God continued embracing me by leading me into a dream. In that dream, I saw myself in an endless field of purple.
And I saw women. Women crying in agony and sorrow. They were lost and alone, even while they were somehow together. Then, suddenly, I saw them smiling and hugging one another in support. I somehow knew that these ladies were mothers. And I knew that, just like me, they were mothers who had lost their children to senseless gun violence. And while they once felt alone, they now had one another.
I saw these mothers sitting together in a circle in an enormous room. Then I saw them sitting together before tables filled with flowers, and everything was nice and pretty. There were different speakers coming up to speak to them. I had no clue what all of this meant. But I knew that it was a vision that God had given to me.
When I awoke, I grabbed the pen and paper I had begun sleeping with each night. I had to do something to help the mothers, women who, like me, had lost their children to violence. Mothers who, in shockingly increasing numbers, would soon form a sorority of sorts. I would find a way to unite this sorority, once joined only by sorrow, in support.
I would find a way to help the mothers work toward a common goal: to show that our grief doesn't define us; it propels us to do something to bring change. We would come together as a circle, because a circle is a symbol of unity and struggle—a circle never ends.
The event we launched would be called the Circle of Mothers. The participants were 50 mothers whose names you would never have known except for the children they lost—50 mothers whose children had been cut down, 50 mothers now on a mission in the hope of ensuring that the violence doesn't touch other mothers, other fathers, other families.
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Although I pray that not one more mother is added to our group, the weekends have been the most inspiring events of my life. We share our stories and our grief. We cry, we remember and we support one another. We honor our children's lives by not just dwelling on their deaths.
At [our] first event, we were inspired by the words of our keynote speaker, the late Afeni Shakur, and were led by Lisa Nichols, who would later say she "guided the healing" by celebrating the mothers' lives "versus only focusing on their loss." After it was over, we bonded as both mothers and sisters, emerging closer and stronger and determined to bring about change. Soon after that, [Trayvon's father] Tracy led a similar event for the fathers, called the Circle of Fathers.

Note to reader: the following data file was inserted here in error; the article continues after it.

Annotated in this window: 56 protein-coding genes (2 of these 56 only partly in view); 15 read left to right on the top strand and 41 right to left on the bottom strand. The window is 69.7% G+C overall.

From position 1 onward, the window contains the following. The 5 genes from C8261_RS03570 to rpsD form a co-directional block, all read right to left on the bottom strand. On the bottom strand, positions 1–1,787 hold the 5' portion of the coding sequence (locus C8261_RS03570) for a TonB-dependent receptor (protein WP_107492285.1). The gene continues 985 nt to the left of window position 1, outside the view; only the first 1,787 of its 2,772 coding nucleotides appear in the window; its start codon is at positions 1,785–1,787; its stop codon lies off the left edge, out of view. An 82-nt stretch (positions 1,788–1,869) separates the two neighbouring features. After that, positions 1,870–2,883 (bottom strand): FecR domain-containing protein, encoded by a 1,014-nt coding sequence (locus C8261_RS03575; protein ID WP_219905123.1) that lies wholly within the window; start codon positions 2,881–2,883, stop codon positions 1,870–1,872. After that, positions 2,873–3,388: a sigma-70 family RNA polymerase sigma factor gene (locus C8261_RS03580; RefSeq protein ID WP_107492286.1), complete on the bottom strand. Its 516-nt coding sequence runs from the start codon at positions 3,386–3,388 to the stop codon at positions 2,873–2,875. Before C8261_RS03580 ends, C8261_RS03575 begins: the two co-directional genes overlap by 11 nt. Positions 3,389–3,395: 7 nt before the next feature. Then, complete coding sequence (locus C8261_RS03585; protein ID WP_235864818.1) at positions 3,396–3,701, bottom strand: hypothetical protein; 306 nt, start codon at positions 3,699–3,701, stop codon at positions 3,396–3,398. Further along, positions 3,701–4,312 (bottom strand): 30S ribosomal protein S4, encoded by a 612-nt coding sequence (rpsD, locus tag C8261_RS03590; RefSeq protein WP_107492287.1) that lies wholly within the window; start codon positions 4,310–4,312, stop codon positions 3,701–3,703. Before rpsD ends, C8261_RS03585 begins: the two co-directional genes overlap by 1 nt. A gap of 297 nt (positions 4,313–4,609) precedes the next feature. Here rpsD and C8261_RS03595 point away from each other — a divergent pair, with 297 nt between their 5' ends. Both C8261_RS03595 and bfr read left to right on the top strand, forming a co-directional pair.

Today the Trayvon Martin Foundation lives on in my son's name through various programs and initiatives ranging from teaching kids Trayvon's age what to do and how to act if confronted by the police or other figures of authority to holding our annual Circle of Mothers and Circle of Fathers weekends.
Even as the killings continue and the number of parents who have lost children continues to rise, we as mothers and fathers continue to support one another as members of a community that shares a parent's worst nightmare: the inconceivable tragedy of losing a child.
All I wanted was to be a mother, to work at my job and raise my kids and live a normal life. Then my son was killed and my world went with him, and God led me to another place, another world and another life. I became a mother on a mission. A mission to bring awareness and change. So that the killing of Trayvon Martin would stand for something, so that the killing will someday stop and the healing will begin.
So that our children, and your children, can live in peace.
Reprinted from Rest in Power: The Enduring Life of Trayvon Martin by Sybrina Fulton and Tracy Martin. Copyright © 2017 by Sybrina Fulton and Tracy Martin. To be published by Spiegel & Grau, an imprint of Random House, a division of Penguin Random House, LLC. All rights reserved.
This feature originally appeared in the February 2017 Issue of ESSENCE Magazine.